Japan's Road to Recovery

In this gulfnews.com in-depth look at Japan’s recovery a month after a devastating earthquake, tsunami, and nuclear chaos, former environmental official in the Obama administration and a law professor at Loyola University New Orleans, Robert Verchick, asks the questions: How long will it take Japan to recover, and just what is the right approach to disaster recovery?

Verchick also lays out the process of disaster recover into three stages:

  • Act One: A disaster occurs.
  • Act Two: Emergency response takes place.
  • Act Three: Recovery and how a tragedy is fully understood.

Another key point to consider in disaster recovery is whether to take a heavy-handed or hands-off approach. Verchick points to two examples of disaster recovery efforts to stress lessons learned.

“Looking to the recent history of disaster recovery, leaders are given two contrasting models for how to approach rebuilding: the heavy-handed approach of Kobe, Japan’s Mayor Kazutoshi Sasayama after the Great Hanshin earthquake in 1995 or the hands-off approach of Mayor Ray Nagin in New Orleans after hurricane Katrina,” Verchick wrote in the article. “Should leaders favor the heavy hand or the light touch?”

Response After Japan’s Great Hanshin Earthquake

The Great Hanshin earthquake that hit the city of Kobe in 1995 killed more than 6,000 people and caused more than $100 billion in damage. However, the city’s mayor, Kazutoshi Sasayama jumped into action an hour after the event and set out to survey the ruins.

And soon thereafter, he created a recovery effort that included comprehensive redevelopment that included a building moratorium to avoid “a chaos of shanties.” He also collaborated with national politicians on a multi-billion-dollar Kobe makeover. Within 10 years, the city transformed into a place with “sleek condominiums and high-rise towers, all designed with the latest safety standards in mind.”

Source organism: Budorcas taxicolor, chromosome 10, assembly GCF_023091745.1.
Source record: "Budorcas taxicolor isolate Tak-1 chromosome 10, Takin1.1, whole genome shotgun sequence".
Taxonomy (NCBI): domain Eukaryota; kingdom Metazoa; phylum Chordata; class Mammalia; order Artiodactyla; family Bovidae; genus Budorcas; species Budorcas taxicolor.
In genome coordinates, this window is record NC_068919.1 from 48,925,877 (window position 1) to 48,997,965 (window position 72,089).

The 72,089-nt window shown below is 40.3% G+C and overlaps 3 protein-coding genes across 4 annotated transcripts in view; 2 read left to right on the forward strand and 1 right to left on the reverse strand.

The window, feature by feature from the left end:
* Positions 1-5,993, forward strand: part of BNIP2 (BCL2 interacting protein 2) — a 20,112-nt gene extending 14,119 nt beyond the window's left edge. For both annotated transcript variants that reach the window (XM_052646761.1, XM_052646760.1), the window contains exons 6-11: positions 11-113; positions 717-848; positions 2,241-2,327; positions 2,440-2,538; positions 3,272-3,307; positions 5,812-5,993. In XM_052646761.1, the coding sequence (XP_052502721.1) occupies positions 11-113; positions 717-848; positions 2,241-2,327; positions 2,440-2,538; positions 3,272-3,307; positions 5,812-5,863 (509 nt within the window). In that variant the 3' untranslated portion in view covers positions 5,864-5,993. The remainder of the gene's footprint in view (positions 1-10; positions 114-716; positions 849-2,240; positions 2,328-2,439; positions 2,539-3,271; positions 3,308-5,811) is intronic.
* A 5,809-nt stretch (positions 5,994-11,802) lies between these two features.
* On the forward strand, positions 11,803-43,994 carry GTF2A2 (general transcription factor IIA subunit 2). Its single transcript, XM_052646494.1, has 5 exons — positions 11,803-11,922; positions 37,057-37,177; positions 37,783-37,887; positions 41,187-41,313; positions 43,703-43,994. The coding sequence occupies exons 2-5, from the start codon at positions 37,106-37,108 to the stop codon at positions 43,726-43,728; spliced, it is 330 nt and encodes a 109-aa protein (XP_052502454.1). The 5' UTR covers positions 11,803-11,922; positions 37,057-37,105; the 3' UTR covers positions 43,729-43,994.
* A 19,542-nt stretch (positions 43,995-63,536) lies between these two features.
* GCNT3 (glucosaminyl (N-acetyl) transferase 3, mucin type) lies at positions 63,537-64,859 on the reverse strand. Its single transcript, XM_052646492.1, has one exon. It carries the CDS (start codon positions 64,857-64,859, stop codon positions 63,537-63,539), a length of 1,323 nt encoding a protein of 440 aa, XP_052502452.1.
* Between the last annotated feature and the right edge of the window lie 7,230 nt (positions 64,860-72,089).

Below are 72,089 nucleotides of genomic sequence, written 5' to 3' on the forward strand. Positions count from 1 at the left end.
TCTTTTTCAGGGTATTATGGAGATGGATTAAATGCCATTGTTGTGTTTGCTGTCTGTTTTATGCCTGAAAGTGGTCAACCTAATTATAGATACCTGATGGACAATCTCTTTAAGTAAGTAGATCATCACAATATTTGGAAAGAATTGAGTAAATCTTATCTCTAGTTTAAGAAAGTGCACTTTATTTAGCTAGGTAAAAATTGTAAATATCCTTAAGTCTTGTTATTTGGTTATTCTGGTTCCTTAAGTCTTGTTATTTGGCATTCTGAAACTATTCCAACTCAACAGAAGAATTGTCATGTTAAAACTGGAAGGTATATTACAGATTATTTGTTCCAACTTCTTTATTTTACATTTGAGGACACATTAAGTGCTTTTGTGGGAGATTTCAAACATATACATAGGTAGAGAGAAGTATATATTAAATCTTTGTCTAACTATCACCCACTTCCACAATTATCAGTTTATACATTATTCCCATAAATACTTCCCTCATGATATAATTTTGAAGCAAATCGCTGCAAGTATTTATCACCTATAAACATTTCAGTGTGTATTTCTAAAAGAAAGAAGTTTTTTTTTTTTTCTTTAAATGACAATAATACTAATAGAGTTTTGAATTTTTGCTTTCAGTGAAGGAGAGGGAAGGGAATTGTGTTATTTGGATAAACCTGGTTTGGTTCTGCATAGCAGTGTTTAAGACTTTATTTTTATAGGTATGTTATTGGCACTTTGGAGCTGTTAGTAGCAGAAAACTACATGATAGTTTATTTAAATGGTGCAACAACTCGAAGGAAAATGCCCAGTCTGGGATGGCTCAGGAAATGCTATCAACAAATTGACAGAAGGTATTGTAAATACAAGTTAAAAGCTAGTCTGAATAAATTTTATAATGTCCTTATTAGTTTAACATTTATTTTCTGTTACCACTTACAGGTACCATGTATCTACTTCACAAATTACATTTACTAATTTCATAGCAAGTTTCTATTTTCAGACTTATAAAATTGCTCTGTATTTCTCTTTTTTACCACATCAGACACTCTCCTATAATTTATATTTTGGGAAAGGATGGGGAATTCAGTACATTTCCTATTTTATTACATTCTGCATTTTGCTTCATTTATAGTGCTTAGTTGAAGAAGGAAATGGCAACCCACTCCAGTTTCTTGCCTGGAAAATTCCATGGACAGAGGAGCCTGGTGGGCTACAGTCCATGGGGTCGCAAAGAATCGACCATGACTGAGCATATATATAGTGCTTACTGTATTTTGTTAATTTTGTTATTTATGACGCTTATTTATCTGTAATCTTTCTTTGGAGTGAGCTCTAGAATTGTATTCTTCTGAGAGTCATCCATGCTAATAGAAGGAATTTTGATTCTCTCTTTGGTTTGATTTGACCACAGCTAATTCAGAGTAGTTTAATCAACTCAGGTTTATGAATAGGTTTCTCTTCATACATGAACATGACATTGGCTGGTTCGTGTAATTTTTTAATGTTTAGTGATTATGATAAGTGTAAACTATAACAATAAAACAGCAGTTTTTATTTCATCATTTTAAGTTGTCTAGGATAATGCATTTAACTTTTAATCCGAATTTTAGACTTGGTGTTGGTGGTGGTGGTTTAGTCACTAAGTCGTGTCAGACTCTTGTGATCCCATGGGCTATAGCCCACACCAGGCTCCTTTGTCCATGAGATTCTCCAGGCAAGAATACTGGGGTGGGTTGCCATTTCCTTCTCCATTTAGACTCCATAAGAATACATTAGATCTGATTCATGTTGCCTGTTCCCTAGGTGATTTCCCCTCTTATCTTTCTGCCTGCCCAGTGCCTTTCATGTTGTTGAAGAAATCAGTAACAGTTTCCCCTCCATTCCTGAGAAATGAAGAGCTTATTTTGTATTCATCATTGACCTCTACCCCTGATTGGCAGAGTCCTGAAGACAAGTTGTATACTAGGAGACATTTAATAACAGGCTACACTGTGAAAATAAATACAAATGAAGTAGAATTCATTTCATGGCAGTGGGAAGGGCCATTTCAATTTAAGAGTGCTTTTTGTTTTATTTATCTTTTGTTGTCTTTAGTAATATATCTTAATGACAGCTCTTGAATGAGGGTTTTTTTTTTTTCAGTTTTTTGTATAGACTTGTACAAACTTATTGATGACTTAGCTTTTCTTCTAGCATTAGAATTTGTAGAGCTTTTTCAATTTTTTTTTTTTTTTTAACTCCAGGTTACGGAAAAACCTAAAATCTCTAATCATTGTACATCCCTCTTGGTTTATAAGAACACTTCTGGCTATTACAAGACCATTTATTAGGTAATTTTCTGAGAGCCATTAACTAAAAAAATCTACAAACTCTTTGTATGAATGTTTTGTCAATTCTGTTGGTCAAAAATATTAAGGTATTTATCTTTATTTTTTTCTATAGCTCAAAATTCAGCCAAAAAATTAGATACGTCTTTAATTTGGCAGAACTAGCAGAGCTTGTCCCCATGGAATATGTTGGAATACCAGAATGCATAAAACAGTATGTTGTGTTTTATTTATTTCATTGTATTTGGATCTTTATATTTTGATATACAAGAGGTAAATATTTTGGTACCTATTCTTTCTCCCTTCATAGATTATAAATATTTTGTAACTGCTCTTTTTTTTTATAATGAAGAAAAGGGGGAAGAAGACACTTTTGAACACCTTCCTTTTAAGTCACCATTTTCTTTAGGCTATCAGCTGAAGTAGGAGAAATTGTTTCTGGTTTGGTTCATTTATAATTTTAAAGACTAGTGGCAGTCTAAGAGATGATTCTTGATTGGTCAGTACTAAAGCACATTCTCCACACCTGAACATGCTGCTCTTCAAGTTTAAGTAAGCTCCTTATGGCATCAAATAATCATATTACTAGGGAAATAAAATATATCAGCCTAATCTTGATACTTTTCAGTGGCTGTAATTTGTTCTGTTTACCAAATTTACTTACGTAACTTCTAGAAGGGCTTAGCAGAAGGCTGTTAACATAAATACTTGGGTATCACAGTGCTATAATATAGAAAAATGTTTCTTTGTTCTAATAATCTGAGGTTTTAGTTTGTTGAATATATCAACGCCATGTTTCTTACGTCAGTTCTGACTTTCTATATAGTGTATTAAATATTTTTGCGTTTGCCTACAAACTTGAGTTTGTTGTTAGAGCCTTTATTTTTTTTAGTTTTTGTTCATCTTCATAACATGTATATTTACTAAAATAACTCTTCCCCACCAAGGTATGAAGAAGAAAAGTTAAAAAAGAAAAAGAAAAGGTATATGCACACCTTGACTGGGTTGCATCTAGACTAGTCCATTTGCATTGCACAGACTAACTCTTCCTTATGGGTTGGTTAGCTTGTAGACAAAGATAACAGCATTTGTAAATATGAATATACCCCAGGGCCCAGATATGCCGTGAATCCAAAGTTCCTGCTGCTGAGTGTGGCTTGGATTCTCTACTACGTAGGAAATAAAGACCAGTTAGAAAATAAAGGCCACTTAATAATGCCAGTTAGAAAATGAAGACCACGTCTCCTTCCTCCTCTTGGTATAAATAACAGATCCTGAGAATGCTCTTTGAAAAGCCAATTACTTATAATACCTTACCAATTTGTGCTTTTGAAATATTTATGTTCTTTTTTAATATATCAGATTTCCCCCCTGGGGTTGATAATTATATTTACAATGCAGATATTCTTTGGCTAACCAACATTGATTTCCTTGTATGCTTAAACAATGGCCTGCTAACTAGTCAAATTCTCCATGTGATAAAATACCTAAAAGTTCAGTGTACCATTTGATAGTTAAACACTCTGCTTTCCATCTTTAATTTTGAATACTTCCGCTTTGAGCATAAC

Response After the New Orleans Hurricane

A look at the New Orleans Hurricane recovery response provides a look at what many call “the Laissez-faire approach.” After levees failed and water swamped the city, New Orleans Mayor Ray Nagin became known as the “Anti-Sasayama” because of his hands-off approach.

Nagin felt that rebuilding should come at the hands of property owners and aided by Louisiana’s federally-funded Road Home program. This approach might actually work, according to Verchick’s assessment.

“And, almost against the odds, New Orleans seems headed toward a future that is more economically robust, inclusive, sustainable and safe,” he wrote in the article. “A new city master plan, developed with significant public input, is now in effect with the force of law. Nearly $15 billion in levee improvements offer an unprecedented level of protection.”

Japan’s Current Recovery Efforts

Japan’s recent crisis far exceeds the two above examples in the scope of devastation (estimated recovery costs now exceed $300 billion); however, the lessons learned are still applicable. Verchick suggests a dual approach: leadership

“Japan’s leaders must be honest with the public about what coastal areas can be reasonably protected against future surges and what areas cannot be, particularly given climate-induced sea-level rise,” he wrote. “Design and safety standards for buildings, rail lines, and nuclear facilities must also be addressed.”

However, he also advises that local communities be brought into the process to ensure proposals reflect cultural values and local attitudes toward risk.

For more information about Japan’s disaster recovery and previous lessons learned, read the full article: http://gulfnews.com/opinions/columnists/japan-s-road-to-recovery-1.793056